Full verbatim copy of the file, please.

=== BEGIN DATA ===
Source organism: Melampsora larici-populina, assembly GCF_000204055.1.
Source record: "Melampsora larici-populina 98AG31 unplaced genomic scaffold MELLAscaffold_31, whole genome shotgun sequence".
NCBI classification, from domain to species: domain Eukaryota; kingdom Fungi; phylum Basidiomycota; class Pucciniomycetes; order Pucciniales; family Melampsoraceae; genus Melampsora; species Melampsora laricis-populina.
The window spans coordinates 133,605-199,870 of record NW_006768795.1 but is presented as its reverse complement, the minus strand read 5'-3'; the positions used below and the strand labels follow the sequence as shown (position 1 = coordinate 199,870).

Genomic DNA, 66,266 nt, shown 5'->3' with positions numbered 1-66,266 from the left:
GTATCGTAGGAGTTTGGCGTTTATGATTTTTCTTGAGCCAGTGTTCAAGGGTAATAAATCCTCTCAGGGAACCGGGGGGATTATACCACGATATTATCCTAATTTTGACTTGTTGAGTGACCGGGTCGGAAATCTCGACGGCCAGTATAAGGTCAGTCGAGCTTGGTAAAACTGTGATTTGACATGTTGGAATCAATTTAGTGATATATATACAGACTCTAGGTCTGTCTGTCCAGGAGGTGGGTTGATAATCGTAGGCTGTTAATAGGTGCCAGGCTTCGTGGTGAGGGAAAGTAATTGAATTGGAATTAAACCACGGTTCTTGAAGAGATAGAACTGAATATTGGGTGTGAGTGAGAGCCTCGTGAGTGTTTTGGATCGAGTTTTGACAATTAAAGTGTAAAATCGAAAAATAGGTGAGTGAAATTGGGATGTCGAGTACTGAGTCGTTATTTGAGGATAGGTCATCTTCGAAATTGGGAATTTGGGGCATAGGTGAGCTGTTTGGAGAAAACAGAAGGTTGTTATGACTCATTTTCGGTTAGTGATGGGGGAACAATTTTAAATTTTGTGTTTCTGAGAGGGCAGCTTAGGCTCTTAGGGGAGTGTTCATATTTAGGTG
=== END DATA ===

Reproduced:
Source organism: Melampsora larici-populina, assembly GCF_000204055.1.
Source record: "Melampsora larici-populina 98AG31 unplaced genomic scaffold MELLAscaffold_31, whole genome shotgun sequence".
NCBI classification, from domain to species: domain Eukaryota; kingdom Fungi; phylum Basidiomycota; class Pucciniomycetes; order Pucciniales; family Melampsoraceae; genus Melampsora; species Melampsora laricis-populina.
The window spans coordinates 133,605-199,870 of record NW_006768795.1 but is presented as its reverse complement, the minus strand read 5'-3'; the positions used below and the strand labels follow the sequence as shown (position 1 = coordinate 199,870).

Genomic DNA, 66,266 nt, shown 5'->3' with positions numbered 1-66,266 from the left:
GTATCGTAGGAGTTTGGCGTTTATGATTTTTCTTGAGCCAGTGTTCAAGGGTAATAAATCCTCTCAGGGAACCGGGGGGATTATACCACGATATTATCCTAATTTTGACTTGTTGAGTGACCGGGTCGGAAATCTCGACGGCCAGTATAAGGTCAGTCGAGCTTGGTAAAACTGTGATTTGACATGTTGGAATCAATTTAGTGATATATATACAGACTCTAGGTCTGTCTGTCCAGGAGGTGGGTTGATAATCGTAGGCTGTTAATAGGTGCCAGGCTTCGTGGTGAGGGAAAGTAATTGAATTGGAATTAAACCACGGTTCTTGAAGAGATAGAACTGAATATTGGGTGTGAGTGAGAGCCTCGTGAGTGTTTTGGATCGAGTTTTGACAATTAAAGTGTAAAATCGAAAAATAGGTGAGTGAAATTGGGATGTCGAGTACTGAGTCGTTATTTGAGGATAGGTCATCTTCGAAATTGGGAATTTGGGGCATAGGTGAGCTGTTTGGAGAAAACAGAAGGTTGTTATGACTCATTTTCGGTTAGTGATGGGGGAACAATTTTAAATTTTGTGTTTCTGAGAGGGCAGCTTAGGCTCTTAGGGGAGTGTTCATATTTAGGTG